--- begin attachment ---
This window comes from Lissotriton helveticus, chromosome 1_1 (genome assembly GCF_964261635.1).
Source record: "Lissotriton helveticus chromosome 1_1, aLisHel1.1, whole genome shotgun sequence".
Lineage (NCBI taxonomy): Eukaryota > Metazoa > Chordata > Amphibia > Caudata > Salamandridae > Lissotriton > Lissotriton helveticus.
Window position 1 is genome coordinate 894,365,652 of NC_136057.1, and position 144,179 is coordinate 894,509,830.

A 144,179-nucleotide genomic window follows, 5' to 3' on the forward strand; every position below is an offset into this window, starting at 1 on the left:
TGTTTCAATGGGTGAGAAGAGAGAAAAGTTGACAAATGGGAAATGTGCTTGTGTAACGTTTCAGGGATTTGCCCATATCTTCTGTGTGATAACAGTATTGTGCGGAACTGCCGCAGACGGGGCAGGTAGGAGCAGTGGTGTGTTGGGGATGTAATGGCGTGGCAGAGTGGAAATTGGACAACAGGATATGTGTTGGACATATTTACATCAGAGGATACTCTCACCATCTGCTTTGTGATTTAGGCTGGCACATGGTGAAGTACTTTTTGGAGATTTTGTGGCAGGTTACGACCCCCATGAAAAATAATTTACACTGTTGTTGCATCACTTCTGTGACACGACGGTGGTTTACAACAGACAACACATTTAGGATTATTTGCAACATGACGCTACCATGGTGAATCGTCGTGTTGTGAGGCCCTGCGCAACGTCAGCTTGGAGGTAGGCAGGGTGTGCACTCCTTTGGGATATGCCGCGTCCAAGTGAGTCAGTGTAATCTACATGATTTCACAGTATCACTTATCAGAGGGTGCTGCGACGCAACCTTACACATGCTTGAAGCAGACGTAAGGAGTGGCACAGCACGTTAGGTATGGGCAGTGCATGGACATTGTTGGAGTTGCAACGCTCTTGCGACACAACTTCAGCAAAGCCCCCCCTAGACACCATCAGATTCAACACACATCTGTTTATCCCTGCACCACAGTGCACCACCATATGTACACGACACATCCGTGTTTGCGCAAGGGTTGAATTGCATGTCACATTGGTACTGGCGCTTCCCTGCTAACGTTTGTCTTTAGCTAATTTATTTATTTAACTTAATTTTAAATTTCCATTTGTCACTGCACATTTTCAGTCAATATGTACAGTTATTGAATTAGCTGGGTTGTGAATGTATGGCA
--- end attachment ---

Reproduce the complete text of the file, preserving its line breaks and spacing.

This window comes from Lissotriton helveticus, chromosome 1_1 (genome assembly GCF_964261635.1).
Source record: "Lissotriton helveticus chromosome 1_1, aLisHel1.1, whole genome shotgun sequence".
Lineage (NCBI taxonomy): Eukaryota > Metazoa > Chordata > Amphibia > Caudata > Salamandridae > Lissotriton > Lissotriton helveticus.
Window position 1 is genome coordinate 894,365,652 of NC_136057.1, and position 144,179 is coordinate 894,509,830.

A 144,179-nucleotide genomic window follows, 5' to 3' on the forward strand; every position below is an offset into this window, starting at 1 on the left:
TGTTTCAATGGGTGAGAAGAGAGAAAAGTTGACAAATGGGAAATGTGCTTGTGTAACGTTTCAGGGATTTGCCCATATCTTCTGTGTGATAACAGTATTGTGCGGAACTGCCGCAGACGGGGCAGGTAGGAGCAGTGGTGTGTTGGGGATGTAATGGCGTGGCAGAGTGGAAATTGGACAACAGGATATGTGTTGGACATATTTACATCAGAGGATACTCTCACCATCTGCTTTGTGATTTAGGCTGGCACATGGTGAAGTACTTTTTGGAGATTTTGTGGCAGGTTACGACCCCCATGAAAAATAATTTACACTGTTGTTGCATCACTTCTGTGACACGACGGTGGTTTACAACAGACAACACATTTAGGATTATTTGCAACATGACGCTACCATGGTGAATCGTCGTGTTGTGAGGCCCTGCGCAACGTCAGCTTGGAGGTAGGCAGGGTGTGCACTCCTTTGGGATATGCCGCGTCCAAGTGAGTCAGTGTAATCTACATGATTTCACAGTATCACTTATCAGAGGGTGCTGCGACGCAACCTTACACATGCTTGAAGCAGACGTAAGGAGTGGCACAGCACGTTAGGTATGGGCAGTGCATGGACATTGTTGGAGTTGCAACGCTCTTGCGACACAACTTCAGCAAAGCCCCCCCTAGACACCATCAGATTCAACACACATCTGTTTATCCCTGCACCACAGTGCACCACCATATGTACACGACACATCCGTGTTTGCGCAAGGGTTGAATTGCATGTCACATTGGTACTGGCGCTTCCCTGCTAACGTTTGTCTTTAGCTAATTTATTTATTTAACTTAATTTTAAATTTCCATTTGTCACTGCACATTTTCAGTCAATATGTACAGTTATTGAATTAGCTGGGTTGTGAATGTATGGCA